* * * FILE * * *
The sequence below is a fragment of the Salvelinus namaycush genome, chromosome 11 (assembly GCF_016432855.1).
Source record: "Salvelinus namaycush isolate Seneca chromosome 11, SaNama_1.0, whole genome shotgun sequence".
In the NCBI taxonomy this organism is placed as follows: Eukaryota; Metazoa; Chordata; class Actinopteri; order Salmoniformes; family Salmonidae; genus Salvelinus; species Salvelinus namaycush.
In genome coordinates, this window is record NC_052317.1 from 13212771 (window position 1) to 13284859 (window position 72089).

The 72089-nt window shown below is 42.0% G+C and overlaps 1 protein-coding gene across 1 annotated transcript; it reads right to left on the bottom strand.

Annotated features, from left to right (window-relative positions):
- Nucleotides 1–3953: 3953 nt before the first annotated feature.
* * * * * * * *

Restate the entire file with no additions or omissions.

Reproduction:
The sequence below is a fragment of the Salvelinus namaycush genome, chromosome 11 (assembly GCF_016432855.1).
Source record: "Salvelinus namaycush isolate Seneca chromosome 11, SaNama_1.0, whole genome shotgun sequence".
In the NCBI taxonomy this organism is placed as follows: Eukaryota; Metazoa; Chordata; class Actinopteri; order Salmoniformes; family Salmonidae; genus Salvelinus; species Salvelinus namaycush.
In genome coordinates, this window is record NC_052317.1 from 13212771 (window position 1) to 13284859 (window position 72089).

The 72089-nt window shown below is 42.0% G+C and overlaps 1 protein-coding gene across 1 annotated transcript; it reads right to left on the bottom strand.

Annotated features, from left to right (window-relative positions):
- Nucleotides 1–3953: 3953 nt before the first annotated feature.